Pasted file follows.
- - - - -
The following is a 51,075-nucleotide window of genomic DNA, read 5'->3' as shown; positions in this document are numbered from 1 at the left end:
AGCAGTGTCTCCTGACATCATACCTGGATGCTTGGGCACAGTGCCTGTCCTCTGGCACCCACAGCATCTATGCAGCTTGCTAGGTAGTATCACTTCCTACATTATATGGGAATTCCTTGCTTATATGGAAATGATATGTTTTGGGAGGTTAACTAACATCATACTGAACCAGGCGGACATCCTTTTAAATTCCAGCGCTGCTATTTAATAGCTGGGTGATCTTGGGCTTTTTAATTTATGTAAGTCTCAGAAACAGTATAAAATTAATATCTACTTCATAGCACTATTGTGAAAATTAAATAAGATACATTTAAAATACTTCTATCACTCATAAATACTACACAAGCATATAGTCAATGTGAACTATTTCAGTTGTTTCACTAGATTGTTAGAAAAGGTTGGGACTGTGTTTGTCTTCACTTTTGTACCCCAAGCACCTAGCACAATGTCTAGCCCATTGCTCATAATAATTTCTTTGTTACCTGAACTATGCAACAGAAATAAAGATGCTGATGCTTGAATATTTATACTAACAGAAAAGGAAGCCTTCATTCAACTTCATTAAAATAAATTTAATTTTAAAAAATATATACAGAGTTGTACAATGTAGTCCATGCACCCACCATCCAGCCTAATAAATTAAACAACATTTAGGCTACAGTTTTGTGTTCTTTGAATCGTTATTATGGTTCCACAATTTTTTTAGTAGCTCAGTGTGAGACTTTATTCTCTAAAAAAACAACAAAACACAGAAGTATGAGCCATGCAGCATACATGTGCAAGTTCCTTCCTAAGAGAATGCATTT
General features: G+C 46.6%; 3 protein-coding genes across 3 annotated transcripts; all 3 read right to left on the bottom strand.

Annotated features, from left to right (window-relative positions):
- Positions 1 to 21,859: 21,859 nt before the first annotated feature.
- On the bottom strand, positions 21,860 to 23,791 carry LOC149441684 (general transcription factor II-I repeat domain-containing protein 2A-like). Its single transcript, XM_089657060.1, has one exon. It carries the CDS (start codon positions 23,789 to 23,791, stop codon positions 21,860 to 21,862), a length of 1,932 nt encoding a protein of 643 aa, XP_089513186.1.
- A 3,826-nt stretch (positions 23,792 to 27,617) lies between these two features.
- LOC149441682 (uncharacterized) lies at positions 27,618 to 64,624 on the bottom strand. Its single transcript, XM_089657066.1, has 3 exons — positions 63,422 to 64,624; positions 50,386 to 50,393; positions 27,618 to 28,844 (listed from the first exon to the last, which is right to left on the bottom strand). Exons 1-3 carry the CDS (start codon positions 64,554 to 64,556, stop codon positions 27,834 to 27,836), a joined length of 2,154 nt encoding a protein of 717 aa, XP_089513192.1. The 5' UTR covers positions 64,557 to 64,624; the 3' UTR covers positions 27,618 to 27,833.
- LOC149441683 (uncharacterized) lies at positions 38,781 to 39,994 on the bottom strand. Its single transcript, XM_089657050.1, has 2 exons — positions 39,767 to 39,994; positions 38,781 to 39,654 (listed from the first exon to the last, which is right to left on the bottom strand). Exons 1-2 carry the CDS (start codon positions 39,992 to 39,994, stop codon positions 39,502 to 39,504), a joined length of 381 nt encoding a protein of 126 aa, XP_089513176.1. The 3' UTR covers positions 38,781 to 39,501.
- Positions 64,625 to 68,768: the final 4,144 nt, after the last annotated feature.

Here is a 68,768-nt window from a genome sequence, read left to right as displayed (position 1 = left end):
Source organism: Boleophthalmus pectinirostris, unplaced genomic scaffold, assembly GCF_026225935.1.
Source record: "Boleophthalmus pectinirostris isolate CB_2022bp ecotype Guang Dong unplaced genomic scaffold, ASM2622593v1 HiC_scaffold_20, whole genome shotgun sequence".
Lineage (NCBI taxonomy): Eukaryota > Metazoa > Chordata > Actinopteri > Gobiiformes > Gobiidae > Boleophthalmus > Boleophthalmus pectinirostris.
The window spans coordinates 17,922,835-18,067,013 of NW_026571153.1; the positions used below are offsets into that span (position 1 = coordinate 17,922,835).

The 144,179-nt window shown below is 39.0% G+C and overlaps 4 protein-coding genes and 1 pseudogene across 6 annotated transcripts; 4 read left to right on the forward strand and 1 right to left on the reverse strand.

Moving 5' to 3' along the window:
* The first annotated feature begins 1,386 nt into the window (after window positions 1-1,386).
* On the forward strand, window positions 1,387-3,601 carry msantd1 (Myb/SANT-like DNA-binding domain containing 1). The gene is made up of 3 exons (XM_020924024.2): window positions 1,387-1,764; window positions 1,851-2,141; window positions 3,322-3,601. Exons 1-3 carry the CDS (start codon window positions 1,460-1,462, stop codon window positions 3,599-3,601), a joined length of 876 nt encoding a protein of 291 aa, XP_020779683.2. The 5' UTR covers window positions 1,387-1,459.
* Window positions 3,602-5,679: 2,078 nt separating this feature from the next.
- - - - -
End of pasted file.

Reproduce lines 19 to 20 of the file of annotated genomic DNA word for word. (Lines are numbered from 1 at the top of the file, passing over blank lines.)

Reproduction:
* On the forward strand, window positions 1,387-3,601 carry msantd1 (Myb/SANT-like DNA-binding domain containing 1). The gene is made up of 3 exons (XM_020924024.2): window positions 1,387-1,764; window positions 1,851-2,141; window positions 3,322-3,601. Exons 1-3 carry the CDS (start codon window positions 1,460-1,462, stop codon window positions 3,599-3,601), a joined length of 876 nt encoding a protein of 291 aa, XP_020779683.2. The 5' UTR covers window positions 1,387-1,459.
* Window positions 3,602-5,679: 2,078 nt separating this feature from the next.